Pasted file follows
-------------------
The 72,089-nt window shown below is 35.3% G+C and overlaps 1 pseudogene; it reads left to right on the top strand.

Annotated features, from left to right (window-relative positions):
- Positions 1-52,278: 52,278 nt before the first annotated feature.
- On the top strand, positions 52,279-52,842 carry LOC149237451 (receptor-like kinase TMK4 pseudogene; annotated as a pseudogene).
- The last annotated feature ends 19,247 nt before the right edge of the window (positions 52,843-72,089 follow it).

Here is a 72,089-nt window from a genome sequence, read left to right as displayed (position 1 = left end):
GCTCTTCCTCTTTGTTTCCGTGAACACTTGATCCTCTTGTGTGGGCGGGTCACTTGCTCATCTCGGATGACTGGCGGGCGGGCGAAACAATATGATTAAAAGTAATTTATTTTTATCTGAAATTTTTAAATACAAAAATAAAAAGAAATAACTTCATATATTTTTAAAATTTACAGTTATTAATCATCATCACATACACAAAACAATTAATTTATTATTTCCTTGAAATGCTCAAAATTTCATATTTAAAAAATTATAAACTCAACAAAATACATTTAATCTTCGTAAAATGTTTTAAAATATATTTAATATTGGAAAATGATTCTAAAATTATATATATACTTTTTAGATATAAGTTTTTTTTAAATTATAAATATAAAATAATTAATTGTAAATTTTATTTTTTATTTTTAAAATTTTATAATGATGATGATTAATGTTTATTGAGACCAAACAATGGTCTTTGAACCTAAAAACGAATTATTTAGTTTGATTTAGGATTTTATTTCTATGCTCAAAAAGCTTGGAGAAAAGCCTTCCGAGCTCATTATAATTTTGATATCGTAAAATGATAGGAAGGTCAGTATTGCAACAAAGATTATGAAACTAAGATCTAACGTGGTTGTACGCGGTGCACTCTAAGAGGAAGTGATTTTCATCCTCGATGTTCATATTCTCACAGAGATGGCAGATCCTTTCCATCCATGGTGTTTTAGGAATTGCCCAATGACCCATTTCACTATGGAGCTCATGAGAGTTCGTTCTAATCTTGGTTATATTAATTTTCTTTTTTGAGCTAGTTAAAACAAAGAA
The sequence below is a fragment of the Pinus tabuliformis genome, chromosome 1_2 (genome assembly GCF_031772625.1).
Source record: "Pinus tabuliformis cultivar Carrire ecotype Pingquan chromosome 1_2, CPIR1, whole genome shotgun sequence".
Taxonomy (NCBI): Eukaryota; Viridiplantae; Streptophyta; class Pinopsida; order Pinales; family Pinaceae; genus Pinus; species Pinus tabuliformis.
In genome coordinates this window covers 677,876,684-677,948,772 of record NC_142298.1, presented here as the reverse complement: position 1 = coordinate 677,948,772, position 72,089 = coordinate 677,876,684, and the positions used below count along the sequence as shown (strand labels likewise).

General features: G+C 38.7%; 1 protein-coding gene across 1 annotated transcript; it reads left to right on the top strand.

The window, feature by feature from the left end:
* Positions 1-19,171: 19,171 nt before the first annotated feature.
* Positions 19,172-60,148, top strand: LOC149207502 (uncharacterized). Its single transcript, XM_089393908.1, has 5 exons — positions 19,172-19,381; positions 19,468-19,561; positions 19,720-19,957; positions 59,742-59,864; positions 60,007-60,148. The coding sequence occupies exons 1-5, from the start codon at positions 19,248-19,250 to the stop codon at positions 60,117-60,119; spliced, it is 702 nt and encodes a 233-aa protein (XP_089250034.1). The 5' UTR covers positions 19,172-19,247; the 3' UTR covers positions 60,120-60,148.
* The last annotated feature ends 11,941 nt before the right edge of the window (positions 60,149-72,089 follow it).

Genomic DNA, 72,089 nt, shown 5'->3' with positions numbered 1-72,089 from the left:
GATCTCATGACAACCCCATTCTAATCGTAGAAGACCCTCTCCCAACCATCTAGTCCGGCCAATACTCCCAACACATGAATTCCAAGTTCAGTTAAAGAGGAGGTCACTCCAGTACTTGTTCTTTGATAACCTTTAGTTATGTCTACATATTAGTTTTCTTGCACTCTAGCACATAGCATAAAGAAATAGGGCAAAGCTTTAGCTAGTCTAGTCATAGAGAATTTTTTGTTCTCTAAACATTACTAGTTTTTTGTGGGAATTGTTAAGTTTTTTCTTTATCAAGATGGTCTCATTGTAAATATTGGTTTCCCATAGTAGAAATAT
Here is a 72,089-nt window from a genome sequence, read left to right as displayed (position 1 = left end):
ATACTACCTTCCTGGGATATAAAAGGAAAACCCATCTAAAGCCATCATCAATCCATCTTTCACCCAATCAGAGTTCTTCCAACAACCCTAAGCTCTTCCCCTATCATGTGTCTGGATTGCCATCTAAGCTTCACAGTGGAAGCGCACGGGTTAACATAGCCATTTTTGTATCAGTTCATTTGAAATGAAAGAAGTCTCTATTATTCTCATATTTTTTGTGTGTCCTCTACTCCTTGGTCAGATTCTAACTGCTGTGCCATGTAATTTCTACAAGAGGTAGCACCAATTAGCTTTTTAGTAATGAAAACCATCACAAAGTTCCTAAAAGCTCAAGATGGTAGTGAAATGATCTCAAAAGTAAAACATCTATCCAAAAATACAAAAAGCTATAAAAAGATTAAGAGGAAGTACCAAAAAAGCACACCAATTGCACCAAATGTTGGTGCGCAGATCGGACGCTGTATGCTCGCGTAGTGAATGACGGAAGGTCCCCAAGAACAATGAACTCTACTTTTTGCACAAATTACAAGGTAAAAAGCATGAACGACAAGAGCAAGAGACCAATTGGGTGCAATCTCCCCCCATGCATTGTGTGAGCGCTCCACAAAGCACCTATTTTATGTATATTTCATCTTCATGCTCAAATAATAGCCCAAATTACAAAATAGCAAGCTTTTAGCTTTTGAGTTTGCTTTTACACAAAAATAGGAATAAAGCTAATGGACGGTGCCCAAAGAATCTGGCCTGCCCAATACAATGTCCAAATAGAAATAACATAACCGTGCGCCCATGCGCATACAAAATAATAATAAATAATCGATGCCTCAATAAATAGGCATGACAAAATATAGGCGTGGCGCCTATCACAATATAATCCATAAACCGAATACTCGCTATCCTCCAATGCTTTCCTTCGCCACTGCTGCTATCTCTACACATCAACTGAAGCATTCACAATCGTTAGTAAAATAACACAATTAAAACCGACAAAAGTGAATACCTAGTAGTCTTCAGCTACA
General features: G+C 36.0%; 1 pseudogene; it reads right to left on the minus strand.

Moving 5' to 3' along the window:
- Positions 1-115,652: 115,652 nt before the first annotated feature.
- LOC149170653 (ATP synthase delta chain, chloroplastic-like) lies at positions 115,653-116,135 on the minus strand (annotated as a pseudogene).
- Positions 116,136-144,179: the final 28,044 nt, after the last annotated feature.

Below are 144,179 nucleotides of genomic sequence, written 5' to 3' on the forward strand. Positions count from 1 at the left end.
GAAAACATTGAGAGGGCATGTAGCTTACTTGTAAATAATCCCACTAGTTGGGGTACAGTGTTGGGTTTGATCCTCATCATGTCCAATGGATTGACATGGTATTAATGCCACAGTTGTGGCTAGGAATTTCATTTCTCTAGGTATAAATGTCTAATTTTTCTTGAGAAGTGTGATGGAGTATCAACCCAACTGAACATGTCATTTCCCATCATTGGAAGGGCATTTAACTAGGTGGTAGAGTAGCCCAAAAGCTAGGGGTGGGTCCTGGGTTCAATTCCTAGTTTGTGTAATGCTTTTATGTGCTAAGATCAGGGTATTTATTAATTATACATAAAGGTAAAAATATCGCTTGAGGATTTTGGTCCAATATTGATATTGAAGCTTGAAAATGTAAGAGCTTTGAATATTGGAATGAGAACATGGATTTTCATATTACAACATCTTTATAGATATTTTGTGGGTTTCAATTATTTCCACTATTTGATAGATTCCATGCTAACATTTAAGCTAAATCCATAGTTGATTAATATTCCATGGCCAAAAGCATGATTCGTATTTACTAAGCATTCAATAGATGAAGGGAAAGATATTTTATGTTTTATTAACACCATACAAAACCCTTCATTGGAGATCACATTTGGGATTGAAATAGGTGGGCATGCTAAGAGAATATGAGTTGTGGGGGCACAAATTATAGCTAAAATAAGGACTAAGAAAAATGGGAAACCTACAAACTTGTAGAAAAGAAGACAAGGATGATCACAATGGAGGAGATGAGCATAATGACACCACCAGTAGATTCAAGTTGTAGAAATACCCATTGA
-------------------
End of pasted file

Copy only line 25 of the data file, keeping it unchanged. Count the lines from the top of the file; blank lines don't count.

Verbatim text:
- Positions 116,136-144,179: the final 28,044 nt, after the last annotated feature.